But in the last couple of years I’ve been reading more about trauma and resilience. One of the things so many writers in trauma studies tell us is that the traumatized person continues to carry their wounds with them. That some possibilities at human flourishing are forever cut off.
Maybe Mary Oliver helps us to connect these two disparate themes. For all the inspirational quotes drawn from her writings, they acknowledge darkness. The dangers and violence of the natural world. And the great harms inflicted by human beings. As a child she was sexually abused by her father. In 2005 her spouse of over forty years, Molly Malone Cook, died of cancer. Pain and suffering are themes of Oliver’s poetry. Consider, “The Fish.”
The first fish
I ever caught
would not lie down
quiet in the pail
but flailed and sucked
at the burning
amazement of the air
in the slow pouring off
of rainbows. Later
I opened his body and separated
the flesh from the bones
and ate him. Now the sea
is in me: I am the fish, the fish
glitters in me; we are
risen, tangled together, certain to fall
back to the sea. Out of pain,
and pain, and more pain,
we feed this feverish plot, we are nourished
by the mystery.
So, how does a woman who experienced pain and trauma end up writing inspirational poetry that summons us to wonder and delight?
By teaching us to pay attention.
The primary spiritual and human practice revealed in Mary Oliver’s writing is to “pay attention.” For instance, it’s there explicitly in the final line of her essay “Upstream”—“Attention is the beginning of devotion.”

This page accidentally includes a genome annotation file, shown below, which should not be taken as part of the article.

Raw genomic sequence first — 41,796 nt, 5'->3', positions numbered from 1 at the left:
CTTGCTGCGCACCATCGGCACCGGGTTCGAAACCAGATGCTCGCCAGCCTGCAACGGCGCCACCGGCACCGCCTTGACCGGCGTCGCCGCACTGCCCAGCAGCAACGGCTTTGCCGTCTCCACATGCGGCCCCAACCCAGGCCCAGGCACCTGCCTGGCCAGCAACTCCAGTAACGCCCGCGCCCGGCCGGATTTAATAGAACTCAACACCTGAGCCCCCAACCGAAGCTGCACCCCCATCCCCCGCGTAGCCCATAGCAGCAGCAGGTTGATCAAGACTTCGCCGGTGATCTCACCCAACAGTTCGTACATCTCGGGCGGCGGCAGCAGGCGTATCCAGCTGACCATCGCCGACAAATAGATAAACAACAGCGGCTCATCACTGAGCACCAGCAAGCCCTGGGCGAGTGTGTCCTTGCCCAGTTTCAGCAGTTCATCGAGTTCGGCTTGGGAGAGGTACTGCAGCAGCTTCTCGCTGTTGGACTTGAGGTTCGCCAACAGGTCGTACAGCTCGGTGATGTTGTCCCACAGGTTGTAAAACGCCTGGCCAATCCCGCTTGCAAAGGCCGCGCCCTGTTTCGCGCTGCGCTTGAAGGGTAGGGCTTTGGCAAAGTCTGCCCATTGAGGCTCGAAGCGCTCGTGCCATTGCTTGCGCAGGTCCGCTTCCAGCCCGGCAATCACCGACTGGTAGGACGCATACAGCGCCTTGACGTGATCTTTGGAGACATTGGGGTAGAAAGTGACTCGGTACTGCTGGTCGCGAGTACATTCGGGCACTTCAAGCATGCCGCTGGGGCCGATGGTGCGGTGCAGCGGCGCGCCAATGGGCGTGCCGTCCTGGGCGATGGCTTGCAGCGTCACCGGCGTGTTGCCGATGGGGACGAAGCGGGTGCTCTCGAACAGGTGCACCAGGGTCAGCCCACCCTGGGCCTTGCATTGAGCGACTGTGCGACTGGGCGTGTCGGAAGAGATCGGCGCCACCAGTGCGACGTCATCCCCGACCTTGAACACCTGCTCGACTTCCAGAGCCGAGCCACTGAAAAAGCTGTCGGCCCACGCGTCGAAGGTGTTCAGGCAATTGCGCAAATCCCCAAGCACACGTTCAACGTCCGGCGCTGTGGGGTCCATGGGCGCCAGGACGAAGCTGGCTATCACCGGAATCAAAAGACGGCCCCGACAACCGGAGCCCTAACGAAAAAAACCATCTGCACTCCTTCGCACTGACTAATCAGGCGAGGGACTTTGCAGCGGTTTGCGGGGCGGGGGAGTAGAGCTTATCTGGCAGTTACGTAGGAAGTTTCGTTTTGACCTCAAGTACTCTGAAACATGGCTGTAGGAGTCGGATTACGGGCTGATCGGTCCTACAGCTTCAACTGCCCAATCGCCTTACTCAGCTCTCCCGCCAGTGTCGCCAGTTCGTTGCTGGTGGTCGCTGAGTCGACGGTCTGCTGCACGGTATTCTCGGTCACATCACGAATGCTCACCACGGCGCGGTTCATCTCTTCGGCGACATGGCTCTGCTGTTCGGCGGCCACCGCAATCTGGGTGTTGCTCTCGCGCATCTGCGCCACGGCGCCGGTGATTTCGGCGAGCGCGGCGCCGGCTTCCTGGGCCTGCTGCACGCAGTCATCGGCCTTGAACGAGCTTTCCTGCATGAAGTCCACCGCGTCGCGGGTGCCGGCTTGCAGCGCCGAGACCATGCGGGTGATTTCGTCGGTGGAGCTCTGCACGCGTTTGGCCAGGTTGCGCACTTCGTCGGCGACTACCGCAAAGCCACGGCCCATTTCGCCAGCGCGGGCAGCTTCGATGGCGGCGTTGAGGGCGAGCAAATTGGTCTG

Debra Dean Murphy writes that Oliver’s poems point “readers to the gift of presence—reminding us, in poems that are often deceptively simple, of what it means to attend to what is before us in any given moment.” She teaches us to attend to our natural world and the myriad creatures and happenings around us. She also teaches us to attend to our own inner states, our physical bodies, and the body of our beloved. We cannot begin to wonder at or to love that which we have not noticed, carefully.
We notice this in the poem “The Summer Day” when she draws our attention not to grasshoppers in general but to a particular grasshopper, the one in her hand. She can speak with affection for it because she has taken the time to attend to it.
Which makes her a powerful poet of our time, when we can be so easily distracted. Franklin Foer wrote about this in The Atlantic after Mary Oliver’s death.
In the age of surveillance capitalism, the biggest corporations redirect the gaze, exploiting the psyche’s vulnerabilities for profit. Even silenced phones light up with notifications that break eye contact and disrupt concentration. YouTube plays videos in an endless loop, queued on the basis of intimate data, so that the emotional rush of one clip stokes the desire to watch the next. Facebook, the ultimate manipulation machine, arrays information to exploit the psychic weaknesses of users, with the intent of keeping them on its site for as long as it can. The hand touches the phone upon waking, even before it can rub the eye or reach across the bed to wake the spouse.
He pointed out that Oliver herself was not directly criticizing these developments, but her writings teach us to live differently.
What are we going to do with our “one wild and precious life?”
Will we be distracted? Will we fail to enjoy the world God created? Will we miss a chance to love and be loved?
Or will we heed the “summons to wonder and delight” by attending to what is before us at any given moment? And thereby fulfill our call “to live more fully into our humanity as persons bearing the [image of God]?”